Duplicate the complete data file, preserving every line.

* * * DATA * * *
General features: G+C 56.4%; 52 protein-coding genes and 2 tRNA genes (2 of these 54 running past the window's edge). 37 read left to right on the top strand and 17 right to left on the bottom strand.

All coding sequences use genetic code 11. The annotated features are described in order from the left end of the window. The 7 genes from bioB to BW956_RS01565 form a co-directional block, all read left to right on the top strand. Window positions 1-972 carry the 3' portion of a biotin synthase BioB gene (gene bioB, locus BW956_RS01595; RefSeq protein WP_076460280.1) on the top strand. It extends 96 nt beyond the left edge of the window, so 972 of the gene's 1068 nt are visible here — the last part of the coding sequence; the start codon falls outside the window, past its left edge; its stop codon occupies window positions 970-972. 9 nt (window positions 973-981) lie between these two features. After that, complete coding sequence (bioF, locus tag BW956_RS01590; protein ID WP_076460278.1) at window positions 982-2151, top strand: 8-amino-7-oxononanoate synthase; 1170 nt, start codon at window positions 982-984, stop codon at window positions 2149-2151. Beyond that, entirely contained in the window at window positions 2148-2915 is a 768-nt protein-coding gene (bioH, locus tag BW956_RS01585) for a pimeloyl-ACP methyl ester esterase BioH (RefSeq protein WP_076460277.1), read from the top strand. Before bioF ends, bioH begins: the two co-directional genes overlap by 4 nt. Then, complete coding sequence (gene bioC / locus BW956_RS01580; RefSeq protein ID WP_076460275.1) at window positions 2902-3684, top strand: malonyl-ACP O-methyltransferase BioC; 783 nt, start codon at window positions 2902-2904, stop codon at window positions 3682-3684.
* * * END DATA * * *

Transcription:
General features: G+C 56.4%; 52 protein-coding genes and 2 tRNA genes (2 of these 54 running past the window's edge). 37 read left to right on the top strand and 17 right to left on the bottom strand.

All coding sequences use genetic code 11. The annotated features are described in order from the left end of the window. The 7 genes from bioB to BW956_RS01565 form a co-directional block, all read left to right on the top strand. Window positions 1-972 carry the 3' portion of a biotin synthase BioB gene (gene bioB, locus BW956_RS01595; RefSeq protein WP_076460280.1) on the top strand. It extends 96 nt beyond the left edge of the window, so 972 of the gene's 1068 nt are visible here — the last part of the coding sequence; the start codon falls outside the window, past its left edge; its stop codon occupies window positions 970-972. 9 nt (window positions 973-981) lie between these two features. After that, complete coding sequence (bioF, locus tag BW956_RS01590; protein ID WP_076460278.1) at window positions 982-2151, top strand: 8-amino-7-oxononanoate synthase; 1170 nt, start codon at window positions 982-984, stop codon at window positions 2149-2151. Beyond that, entirely contained in the window at window positions 2148-2915 is a 768-nt protein-coding gene (bioH, locus tag BW956_RS01585) for a pimeloyl-ACP methyl ester esterase BioH (RefSeq protein WP_076460277.1), read from the top strand. Before bioF ends, bioH begins: the two co-directional genes overlap by 4 nt. Then, complete coding sequence (gene bioC / locus BW956_RS01580; RefSeq protein ID WP_076460275.1) at window positions 2902-3684, top strand: malonyl-ACP O-methyltransferase BioC; 783 nt, start codon at window positions 2902-2904, stop codon at window positions 3682-3684.